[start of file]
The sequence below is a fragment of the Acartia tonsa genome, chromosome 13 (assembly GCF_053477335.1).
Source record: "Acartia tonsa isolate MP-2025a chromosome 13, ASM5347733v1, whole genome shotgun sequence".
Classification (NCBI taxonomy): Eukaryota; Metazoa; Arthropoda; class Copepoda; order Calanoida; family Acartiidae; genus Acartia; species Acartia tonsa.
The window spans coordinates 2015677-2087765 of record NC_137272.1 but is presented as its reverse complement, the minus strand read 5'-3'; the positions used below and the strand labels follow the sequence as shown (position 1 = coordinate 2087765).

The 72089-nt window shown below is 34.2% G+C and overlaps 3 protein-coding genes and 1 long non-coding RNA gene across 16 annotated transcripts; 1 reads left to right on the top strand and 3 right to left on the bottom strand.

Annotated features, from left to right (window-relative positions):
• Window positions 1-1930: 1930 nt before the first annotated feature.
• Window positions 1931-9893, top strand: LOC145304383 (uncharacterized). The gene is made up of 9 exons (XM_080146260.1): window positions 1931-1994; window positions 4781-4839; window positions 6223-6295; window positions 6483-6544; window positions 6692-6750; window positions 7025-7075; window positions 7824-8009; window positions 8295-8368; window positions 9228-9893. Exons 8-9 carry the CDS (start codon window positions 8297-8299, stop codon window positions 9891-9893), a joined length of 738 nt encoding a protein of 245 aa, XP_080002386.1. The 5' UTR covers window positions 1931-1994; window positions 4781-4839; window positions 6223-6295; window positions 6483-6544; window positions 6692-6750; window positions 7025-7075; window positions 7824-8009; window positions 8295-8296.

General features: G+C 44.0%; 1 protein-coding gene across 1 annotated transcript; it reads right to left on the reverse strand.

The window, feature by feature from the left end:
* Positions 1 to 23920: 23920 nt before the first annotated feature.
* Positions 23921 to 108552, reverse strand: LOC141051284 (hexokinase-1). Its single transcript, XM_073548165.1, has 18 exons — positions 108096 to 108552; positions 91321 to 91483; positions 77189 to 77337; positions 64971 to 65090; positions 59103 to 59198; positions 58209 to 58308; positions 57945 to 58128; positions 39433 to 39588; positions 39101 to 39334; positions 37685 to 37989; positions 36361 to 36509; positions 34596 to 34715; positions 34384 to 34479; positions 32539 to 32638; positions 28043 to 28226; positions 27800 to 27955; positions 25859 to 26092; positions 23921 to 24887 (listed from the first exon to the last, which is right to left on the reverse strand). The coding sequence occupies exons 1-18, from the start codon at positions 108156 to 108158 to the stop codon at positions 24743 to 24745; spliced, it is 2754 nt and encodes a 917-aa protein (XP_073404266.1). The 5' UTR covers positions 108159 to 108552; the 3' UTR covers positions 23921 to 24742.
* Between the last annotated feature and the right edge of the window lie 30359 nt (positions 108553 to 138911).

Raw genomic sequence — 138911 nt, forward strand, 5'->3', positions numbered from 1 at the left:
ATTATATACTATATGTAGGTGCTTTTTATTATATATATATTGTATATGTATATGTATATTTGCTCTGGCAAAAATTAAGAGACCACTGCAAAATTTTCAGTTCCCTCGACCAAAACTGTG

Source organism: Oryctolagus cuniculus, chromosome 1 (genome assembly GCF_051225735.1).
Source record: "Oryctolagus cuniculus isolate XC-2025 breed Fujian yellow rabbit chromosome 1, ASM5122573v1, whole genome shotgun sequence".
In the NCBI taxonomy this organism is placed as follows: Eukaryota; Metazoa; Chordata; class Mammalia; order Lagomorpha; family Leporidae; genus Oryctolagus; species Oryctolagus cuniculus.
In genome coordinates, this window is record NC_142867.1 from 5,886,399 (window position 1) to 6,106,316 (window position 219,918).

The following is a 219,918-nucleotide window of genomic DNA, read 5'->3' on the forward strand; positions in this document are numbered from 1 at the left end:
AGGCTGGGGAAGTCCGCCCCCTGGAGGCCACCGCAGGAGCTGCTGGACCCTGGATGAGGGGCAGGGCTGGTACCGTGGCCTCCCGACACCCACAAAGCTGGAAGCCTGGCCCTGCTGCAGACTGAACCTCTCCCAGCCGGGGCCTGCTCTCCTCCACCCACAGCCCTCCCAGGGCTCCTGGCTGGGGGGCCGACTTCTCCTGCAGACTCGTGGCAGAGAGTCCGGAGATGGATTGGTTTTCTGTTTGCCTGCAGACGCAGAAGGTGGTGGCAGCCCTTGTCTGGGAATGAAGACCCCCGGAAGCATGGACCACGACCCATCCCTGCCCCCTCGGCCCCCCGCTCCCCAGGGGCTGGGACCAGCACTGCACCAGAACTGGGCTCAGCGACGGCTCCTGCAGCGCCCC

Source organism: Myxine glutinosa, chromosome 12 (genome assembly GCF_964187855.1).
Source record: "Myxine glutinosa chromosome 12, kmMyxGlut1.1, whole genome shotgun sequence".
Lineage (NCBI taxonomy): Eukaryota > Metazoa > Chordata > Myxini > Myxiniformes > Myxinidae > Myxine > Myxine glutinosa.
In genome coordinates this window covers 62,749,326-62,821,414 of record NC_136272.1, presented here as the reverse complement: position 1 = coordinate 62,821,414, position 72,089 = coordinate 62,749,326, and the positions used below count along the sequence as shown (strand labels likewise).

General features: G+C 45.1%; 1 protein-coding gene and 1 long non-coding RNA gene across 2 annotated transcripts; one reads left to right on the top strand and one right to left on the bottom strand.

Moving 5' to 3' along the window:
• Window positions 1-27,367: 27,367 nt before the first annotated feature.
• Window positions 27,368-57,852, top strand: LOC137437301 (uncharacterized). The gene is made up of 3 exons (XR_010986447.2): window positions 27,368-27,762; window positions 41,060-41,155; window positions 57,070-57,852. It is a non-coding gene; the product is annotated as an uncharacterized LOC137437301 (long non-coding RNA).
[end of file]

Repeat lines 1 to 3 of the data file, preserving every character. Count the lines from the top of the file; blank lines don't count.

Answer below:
The sequence below is a fragment of the Acartia tonsa genome, chromosome 13 (assembly GCF_053477335.1).
Source record: "Acartia tonsa isolate MP-2025a chromosome 13, ASM5347733v1, whole genome shotgun sequence".
Classification (NCBI taxonomy): Eukaryota; Metazoa; Arthropoda; class Copepoda; order Calanoida; family Acartiidae; genus Acartia; species Acartia tonsa.